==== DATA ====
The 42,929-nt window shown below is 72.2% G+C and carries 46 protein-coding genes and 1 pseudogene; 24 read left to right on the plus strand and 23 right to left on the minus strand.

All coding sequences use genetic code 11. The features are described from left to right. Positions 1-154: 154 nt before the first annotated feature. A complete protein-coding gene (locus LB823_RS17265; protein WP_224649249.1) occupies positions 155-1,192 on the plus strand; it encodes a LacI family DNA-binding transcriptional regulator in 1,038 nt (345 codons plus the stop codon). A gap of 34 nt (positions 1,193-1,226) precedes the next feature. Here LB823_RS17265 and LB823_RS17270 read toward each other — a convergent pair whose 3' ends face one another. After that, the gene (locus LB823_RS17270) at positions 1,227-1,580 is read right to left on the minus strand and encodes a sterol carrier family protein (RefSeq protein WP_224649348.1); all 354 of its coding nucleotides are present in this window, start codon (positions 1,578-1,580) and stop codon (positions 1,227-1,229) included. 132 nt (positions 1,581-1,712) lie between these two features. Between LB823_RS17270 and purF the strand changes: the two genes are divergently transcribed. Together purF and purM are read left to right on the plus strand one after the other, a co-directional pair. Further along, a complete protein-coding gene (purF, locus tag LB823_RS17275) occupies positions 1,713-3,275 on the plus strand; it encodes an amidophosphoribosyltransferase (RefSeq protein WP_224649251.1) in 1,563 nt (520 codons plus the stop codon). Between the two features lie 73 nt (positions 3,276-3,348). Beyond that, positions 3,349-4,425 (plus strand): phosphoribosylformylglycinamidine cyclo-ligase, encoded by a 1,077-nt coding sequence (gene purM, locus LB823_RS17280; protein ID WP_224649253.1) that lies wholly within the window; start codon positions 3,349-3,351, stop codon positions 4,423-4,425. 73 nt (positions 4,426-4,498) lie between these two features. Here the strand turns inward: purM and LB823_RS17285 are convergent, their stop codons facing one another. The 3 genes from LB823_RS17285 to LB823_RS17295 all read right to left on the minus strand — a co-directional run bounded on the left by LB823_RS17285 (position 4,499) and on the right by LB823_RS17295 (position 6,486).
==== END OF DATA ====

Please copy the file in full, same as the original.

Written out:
The 42,929-nt window shown below is 72.2% G+C and carries 46 protein-coding genes and 1 pseudogene; 24 read left to right on the plus strand and 23 right to left on the minus strand.

All coding sequences use genetic code 11. The features are described from left to right. Positions 1-154: 154 nt before the first annotated feature. A complete protein-coding gene (locus LB823_RS17265; protein WP_224649249.1) occupies positions 155-1,192 on the plus strand; it encodes a LacI family DNA-binding transcriptional regulator in 1,038 nt (345 codons plus the stop codon). A gap of 34 nt (positions 1,193-1,226) precedes the next feature. Here LB823_RS17265 and LB823_RS17270 read toward each other — a convergent pair whose 3' ends face one another. After that, the gene (locus LB823_RS17270) at positions 1,227-1,580 is read right to left on the minus strand and encodes a sterol carrier family protein (RefSeq protein WP_224649348.1); all 354 of its coding nucleotides are present in this window, start codon (positions 1,578-1,580) and stop codon (positions 1,227-1,229) included. 132 nt (positions 1,581-1,712) lie between these two features. Between LB823_RS17270 and purF the strand changes: the two genes are divergently transcribed. Together purF and purM are read left to right on the plus strand one after the other, a co-directional pair. Further along, a complete protein-coding gene (purF, locus tag LB823_RS17275) occupies positions 1,713-3,275 on the plus strand; it encodes an amidophosphoribosyltransferase (RefSeq protein WP_224649251.1) in 1,563 nt (520 codons plus the stop codon). Between the two features lie 73 nt (positions 3,276-3,348). Beyond that, positions 3,349-4,425 (plus strand): phosphoribosylformylglycinamidine cyclo-ligase, encoded by a 1,077-nt coding sequence (gene purM, locus LB823_RS17280; protein ID WP_224649253.1) that lies wholly within the window; start codon positions 3,349-3,351, stop codon positions 4,423-4,425. 73 nt (positions 4,426-4,498) lie between these two features. Here the strand turns inward: purM and LB823_RS17285 are convergent, their stop codons facing one another. The 3 genes from LB823_RS17285 to LB823_RS17295 all read right to left on the minus strand — a co-directional run bounded on the left by LB823_RS17285 (position 4,499) and on the right by LB823_RS17295 (position 6,486).